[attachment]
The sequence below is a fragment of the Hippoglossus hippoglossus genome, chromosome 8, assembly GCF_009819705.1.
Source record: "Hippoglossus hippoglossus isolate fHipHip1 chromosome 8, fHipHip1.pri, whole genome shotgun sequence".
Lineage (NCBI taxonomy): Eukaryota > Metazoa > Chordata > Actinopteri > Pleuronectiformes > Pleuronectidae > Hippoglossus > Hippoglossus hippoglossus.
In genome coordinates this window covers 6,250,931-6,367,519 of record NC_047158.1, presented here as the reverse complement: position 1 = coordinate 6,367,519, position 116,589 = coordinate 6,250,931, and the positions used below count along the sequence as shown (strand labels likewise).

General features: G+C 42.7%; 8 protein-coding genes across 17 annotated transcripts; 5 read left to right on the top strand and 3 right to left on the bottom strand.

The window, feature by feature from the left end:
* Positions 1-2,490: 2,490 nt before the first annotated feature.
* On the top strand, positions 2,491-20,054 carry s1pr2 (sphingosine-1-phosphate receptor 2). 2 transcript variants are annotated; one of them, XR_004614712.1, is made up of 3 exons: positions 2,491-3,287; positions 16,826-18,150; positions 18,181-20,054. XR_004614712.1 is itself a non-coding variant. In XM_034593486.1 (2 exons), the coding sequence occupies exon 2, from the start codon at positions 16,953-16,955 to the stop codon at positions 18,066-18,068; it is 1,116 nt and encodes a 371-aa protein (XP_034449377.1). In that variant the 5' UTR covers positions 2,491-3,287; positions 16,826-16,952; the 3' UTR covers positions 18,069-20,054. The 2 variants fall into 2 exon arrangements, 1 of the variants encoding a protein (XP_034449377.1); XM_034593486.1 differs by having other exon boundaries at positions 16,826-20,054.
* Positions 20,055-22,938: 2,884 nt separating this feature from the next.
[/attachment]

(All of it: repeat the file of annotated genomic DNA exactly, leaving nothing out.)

The sequence below is a fragment of the Hippoglossus hippoglossus genome, chromosome 8, assembly GCF_009819705.1.
Source record: "Hippoglossus hippoglossus isolate fHipHip1 chromosome 8, fHipHip1.pri, whole genome shotgun sequence".
Lineage (NCBI taxonomy): Eukaryota > Metazoa > Chordata > Actinopteri > Pleuronectiformes > Pleuronectidae > Hippoglossus > Hippoglossus hippoglossus.
In genome coordinates this window covers 6,250,931-6,367,519 of record NC_047158.1, presented here as the reverse complement: position 1 = coordinate 6,367,519, position 116,589 = coordinate 6,250,931, and the positions used below count along the sequence as shown (strand labels likewise).

General features: G+C 42.7%; 8 protein-coding genes across 17 annotated transcripts; 5 read left to right on the top strand and 3 right to left on the bottom strand.

The window, feature by feature from the left end:
* Positions 1-2,490: 2,490 nt before the first annotated feature.
* On the top strand, positions 2,491-20,054 carry s1pr2 (sphingosine-1-phosphate receptor 2). 2 transcript variants are annotated; one of them, XR_004614712.1, is made up of 3 exons: positions 2,491-3,287; positions 16,826-18,150; positions 18,181-20,054. XR_004614712.1 is itself a non-coding variant. In XM_034593486.1 (2 exons), the coding sequence occupies exon 2, from the start codon at positions 16,953-16,955 to the stop codon at positions 18,066-18,068; it is 1,116 nt and encodes a 371-aa protein (XP_034449377.1). In that variant the 5' UTR covers positions 2,491-3,287; positions 16,826-16,952; the 3' UTR covers positions 18,069-20,054. The 2 variants fall into 2 exon arrangements, 1 of the variants encoding a protein (XP_034449377.1); XM_034593486.1 differs by having other exon boundaries at positions 16,826-20,054.
* Positions 20,055-22,938: 2,884 nt separating this feature from the next.